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ASH 2010 Annual Meeting: Immediate Impact on Current Clinical Practices T-cell Lymphomas

As a continuation of the collaboration between OBR and MDoutlook, we will be presenting you with a series of detailed post-ASH and post-SABCS trends research into the immediate clinical impact and integration of research presented at both meetings. The trends research is based on a series of Quick Polls across the MDoutlook platform of 47,000 cancer treaters globally. Feedback was collected within one week of each meeting and from more than 500 cancer treaters (approx 40% of respondents were attendees). No financial incentives were provided to participants.

This report covers T-cell Lymphomas.

Expanded Use of Romidepsin into Peripheral T-cell Lymphoma (PTCL) Will Have an Important Impact on Clinical Practice

Key Conclusions

  • Just over half of oncologists rated Abstract 114 High or Very High
    • Only 2% rated it Low
  • Suggests most will consider using romidepsin in PTCL when appropriate
    • Dependent on clinical suitability of patient AND regulatory approval / availability

 Abstract Title

  • Abstract 114: “Final Results From a Pivotal, Multicenter, International, Open-Label, Phase 2 Study of Romidepsin In Progressive or Relapsed Peripheral T-Cell Lymphoma (PTCL) Following Prior Systemic Therapy”

When Available and Used, Romidepsin is Only Used in a Limited Number of Patients with Cutaneous T-cell Lymphoma (CTCL)

 

Key Conclusions

  • Even with access to it, most oncologists have either used romidepsin in no or very few patients with CTCL
  • Low number may reflect rarity of this lymphoma

 Additional Information

  • “Not Available to me” is based on all responses; percentages for number of patients based only on those for whom it is available

Expanded Use of Pralatrexate into Cutaneous T-cell Lymphoma (CTCL) Will Have an Important Impact on Clinical Practice

Key Conclusions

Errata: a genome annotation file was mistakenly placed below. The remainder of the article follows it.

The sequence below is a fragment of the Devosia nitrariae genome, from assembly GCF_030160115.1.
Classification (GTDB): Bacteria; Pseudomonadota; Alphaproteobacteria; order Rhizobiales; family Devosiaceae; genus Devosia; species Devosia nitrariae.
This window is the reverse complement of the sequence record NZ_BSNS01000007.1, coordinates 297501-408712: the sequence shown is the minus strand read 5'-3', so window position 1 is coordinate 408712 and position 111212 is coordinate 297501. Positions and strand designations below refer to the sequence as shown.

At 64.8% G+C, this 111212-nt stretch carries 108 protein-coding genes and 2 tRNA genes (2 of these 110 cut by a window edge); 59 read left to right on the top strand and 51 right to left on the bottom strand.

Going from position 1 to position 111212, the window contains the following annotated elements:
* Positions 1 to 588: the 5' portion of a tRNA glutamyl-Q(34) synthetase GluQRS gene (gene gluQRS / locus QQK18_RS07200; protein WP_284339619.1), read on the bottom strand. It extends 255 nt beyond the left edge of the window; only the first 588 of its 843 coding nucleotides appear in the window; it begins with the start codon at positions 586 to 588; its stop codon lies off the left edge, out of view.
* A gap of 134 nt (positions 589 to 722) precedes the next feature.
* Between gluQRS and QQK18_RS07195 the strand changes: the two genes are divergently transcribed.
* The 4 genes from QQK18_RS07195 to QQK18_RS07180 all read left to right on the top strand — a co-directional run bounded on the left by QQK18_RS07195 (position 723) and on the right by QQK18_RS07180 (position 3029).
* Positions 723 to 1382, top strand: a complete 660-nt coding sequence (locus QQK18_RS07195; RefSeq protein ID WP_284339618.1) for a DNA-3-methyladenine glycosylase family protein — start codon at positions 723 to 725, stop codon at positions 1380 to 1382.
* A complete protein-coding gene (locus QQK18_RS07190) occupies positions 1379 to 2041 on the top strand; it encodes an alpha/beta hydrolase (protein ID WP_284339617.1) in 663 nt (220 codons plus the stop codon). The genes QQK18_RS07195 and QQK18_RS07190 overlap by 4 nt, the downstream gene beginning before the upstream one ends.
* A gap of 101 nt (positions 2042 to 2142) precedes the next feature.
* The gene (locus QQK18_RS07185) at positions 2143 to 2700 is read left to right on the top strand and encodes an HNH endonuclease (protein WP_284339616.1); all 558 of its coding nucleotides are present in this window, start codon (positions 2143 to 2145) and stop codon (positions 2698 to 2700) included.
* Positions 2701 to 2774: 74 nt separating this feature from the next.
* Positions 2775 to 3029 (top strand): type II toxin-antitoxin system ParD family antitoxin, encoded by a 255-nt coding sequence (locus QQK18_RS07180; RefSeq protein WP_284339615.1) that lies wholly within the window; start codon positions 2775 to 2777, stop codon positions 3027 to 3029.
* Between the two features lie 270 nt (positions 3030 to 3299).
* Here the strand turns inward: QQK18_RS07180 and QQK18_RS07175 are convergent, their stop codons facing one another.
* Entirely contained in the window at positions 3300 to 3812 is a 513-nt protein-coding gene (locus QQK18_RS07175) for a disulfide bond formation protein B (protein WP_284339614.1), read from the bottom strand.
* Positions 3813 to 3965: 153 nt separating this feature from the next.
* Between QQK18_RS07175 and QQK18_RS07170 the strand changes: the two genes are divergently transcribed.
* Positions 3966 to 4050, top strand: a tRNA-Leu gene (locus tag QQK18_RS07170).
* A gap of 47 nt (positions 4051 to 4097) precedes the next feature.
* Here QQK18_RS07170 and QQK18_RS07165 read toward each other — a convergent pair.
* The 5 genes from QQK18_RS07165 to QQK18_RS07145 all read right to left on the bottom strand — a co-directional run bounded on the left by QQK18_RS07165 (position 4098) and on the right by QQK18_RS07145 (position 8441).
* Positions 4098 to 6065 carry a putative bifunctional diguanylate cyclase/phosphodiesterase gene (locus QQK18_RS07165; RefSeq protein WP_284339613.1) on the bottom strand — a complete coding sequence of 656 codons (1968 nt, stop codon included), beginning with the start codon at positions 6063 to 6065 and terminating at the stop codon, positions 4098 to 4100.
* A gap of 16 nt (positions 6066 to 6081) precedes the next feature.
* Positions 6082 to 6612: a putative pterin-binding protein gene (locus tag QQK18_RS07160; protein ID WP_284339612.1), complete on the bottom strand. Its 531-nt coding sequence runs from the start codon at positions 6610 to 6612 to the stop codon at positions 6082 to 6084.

• About half of oncologists rated Abstracts on the use of pralatrexate in CTCL as High or Very High
    • Only 3% rated it Low
  • Suggests most will consider using pralatrexate in CTCL when appropriate
    • Dependent on clinical suitability of patient AND regulatory approval / availability

Abstract Titles

  • Abstract 1762: “Pralatrexate Is An Effective Treatment for Heavily Pretreated Patients with Relapsed/Refractory Transformed Mycosis Fungoides (tMF)”
  • Abstract 2800: “Identification of An Active, Well-Tolerated Dose of Pralatrexate In Patients with Relapsed or Refractory Cutaneous T-Cell Lymphoma (CTCL): Final Results of a Multicenter Dose-Finding Study”

Pralatrexate is Commonly Used in the Treatment of Peripheral T-cell Lymphoma (PTCL) When Available

Key Conclusions

  • Most oncologists with access to pralatrexate have used it in a limited number of their PTCL patients
  • Low numbers may reflect rarity of this lymphoma

Additional Information

  • “Not Available to me” is based on all responses; Percentages for # of patients based only on those for whom it is available

When Available and Used, Romidepsin is Only Used in a Limited Number of Patients with Cutaneous T-cell Lymphoma (CTCL)

Key Conclusions

  • Good awareness about these new therapeutics for T-cell lymphomas
    • High level of awareness may reflect the limited availability of highly effective treatments for these diseases
  • Most likely that these additional agents will be used in specific patient populations
    • May reflect the diversity of the T-cell lymphomas

Additional Information

  • Respondents indicated the type and extent each drug would impact the treatment landscape (or if unaware of the drug) in T-cell lymphomas
    • May have different impacts in other therapeutic areas

Conclusions from the ASH 2010 Quick Poll on T-cell Lymphomas

  • Presentations on the use of romidepsin in PTCL and pralatrexate in CTCL are seen as having a high clinical impact
  • Where available, both romidepsin and pralatrexate are being widely used by oncologists in T-cell lymphomas for which they already have FDA approval, albeit in a low number of patients
    • Romidepsin is currently approved for CTCL
    • Pralatrexate is currently approved for PTCL
  • Low numbers may reflect rarity of these lymphomas
  • Oncologists report they decide on the use of a drug for a particular tumor type independently of its use in other tumor types
  • With those it has an importance, drives increased use of 1st indication
  • While new drugs for T-cell lymphomas discussed at ASH are fairly widely known, they are expected to impact only a subset of patients

Final Thoughts

Quick polls are a fast way of measuring expected acceptance of clinical data post major medical meetings, and perhaps can be used to make some assumptions about adoption amongst providers. In today’s information hungry environment, the speed at which these polls can be conducted and analyzed can be advantageous for market planning and “pressure testing” acceptance of data amongst key stakeholders.

Submitted by Jan Heybroek, President, The Arcas Group

Email Jan Heybroek

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